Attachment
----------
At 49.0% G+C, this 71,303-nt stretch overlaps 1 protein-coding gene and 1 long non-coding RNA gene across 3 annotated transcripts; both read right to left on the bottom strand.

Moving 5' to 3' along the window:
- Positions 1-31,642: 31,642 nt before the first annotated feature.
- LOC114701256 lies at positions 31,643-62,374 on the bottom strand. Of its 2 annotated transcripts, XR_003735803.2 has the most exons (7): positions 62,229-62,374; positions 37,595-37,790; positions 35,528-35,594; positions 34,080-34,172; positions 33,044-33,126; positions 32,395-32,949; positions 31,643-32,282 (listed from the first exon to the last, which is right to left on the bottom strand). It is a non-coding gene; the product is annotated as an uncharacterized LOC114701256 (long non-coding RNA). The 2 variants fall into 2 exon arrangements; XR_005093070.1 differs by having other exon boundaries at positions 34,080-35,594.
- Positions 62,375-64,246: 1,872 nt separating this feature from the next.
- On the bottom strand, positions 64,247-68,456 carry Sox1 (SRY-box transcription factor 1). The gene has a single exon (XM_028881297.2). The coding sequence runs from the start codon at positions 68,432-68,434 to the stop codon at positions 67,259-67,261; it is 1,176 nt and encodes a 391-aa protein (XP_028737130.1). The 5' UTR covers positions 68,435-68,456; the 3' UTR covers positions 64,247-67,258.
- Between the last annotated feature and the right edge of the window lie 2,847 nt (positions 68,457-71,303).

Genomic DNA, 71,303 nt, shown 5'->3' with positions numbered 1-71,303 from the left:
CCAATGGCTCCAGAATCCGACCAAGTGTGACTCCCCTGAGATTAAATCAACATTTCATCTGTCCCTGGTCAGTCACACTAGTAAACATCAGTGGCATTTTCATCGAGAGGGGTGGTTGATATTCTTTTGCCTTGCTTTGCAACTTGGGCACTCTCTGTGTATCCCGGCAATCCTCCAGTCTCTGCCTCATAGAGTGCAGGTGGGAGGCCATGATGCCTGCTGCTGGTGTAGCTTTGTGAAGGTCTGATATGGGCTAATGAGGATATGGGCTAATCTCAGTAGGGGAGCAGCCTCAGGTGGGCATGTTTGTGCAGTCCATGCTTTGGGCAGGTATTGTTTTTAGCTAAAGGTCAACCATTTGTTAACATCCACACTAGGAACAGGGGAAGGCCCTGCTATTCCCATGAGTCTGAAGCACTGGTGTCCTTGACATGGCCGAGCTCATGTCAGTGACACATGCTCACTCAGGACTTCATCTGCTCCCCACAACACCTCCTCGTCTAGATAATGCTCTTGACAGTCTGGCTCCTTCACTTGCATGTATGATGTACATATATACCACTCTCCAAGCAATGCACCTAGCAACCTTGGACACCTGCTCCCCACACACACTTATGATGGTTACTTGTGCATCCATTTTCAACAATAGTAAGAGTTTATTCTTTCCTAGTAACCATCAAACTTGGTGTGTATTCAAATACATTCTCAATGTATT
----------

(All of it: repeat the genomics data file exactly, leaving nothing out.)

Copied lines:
At 49.0% G+C, this 71,303-nt stretch overlaps 1 protein-coding gene and 1 long non-coding RNA gene across 3 annotated transcripts; both read right to left on the bottom strand.

Moving 5' to 3' along the window:
- Positions 1-31,642: 31,642 nt before the first annotated feature.
- LOC114701256 lies at positions 31,643-62,374 on the bottom strand. Of its 2 annotated transcripts, XR_003735803.2 has the most exons (7): positions 62,229-62,374; positions 37,595-37,790; positions 35,528-35,594; positions 34,080-34,172; positions 33,044-33,126; positions 32,395-32,949; positions 31,643-32,282 (listed from the first exon to the last, which is right to left on the bottom strand). It is a non-coding gene; the product is annotated as an uncharacterized LOC114701256 (long non-coding RNA). The 2 variants fall into 2 exon arrangements; XR_005093070.1 differs by having other exon boundaries at positions 34,080-35,594.
- Positions 62,375-64,246: 1,872 nt separating this feature from the next.
- On the bottom strand, positions 64,247-68,456 carry Sox1 (SRY-box transcription factor 1). The gene has a single exon (XM_028881297.2). The coding sequence runs from the start codon at positions 68,432-68,434 to the stop codon at positions 67,259-67,261; it is 1,176 nt and encodes a 391-aa protein (XP_028737130.1). The 5' UTR covers positions 68,435-68,456; the 3' UTR covers positions 64,247-67,258.
- Between the last annotated feature and the right edge of the window lie 2,847 nt (positions 68,457-71,303).

Genomic DNA, 71,303 nt, shown 5'->3' with positions numbered 1-71,303 from the left:
CCAATGGCTCCAGAATCCGACCAAGTGTGACTCCCCTGAGATTAAATCAACATTTCATCTGTCCCTGGTCAGTCACACTAGTAAACATCAGTGGCATTTTCATCGAGAGGGGTGGTTGATATTCTTTTGCCTTGCTTTGCAACTTGGGCACTCTCTGTGTATCCCGGCAATCCTCCAGTCTCTGCCTCATAGAGTGCAGGTGGGAGGCCATGATGCCTGCTGCTGGTGTAGCTTTGTGAAGGTCTGATATGGGCTAATGAGGATATGGGCTAATCTCAGTAGGGGAGCAGCCTCAGGTGGGCATGTTTGTGCAGTCCATGCTTTGGGCAGGTATTGTTTTTAGCTAAAGGTCAACCATTTGTTAACATCCACACTAGGAACAGGGGAAGGCCCTGCTATTCCCATGAGTCTGAAGCACTGGTGTCCTTGACATGGCCGAGCTCATGTCAGTGACACATGCTCACTCAGGACTTCATCTGCTCCCCACAACACCTCCTCGTCTAGATAATGCTCTTGACAGTCTGGCTCCTTCACTTGCATGTATGATGTACATATATACCACTCTCCAAGCAATGCACCTAGCAACCTTGGACACCTGCTCCCCACACACACTTATGATGGTTACTTGTGCATCCATTTTCAACAATAGTAAGAGTTTATTCTTTCCTAGTAACCATCAAACTTGGTGTGTATTCAAATACATTCTCAATGTATT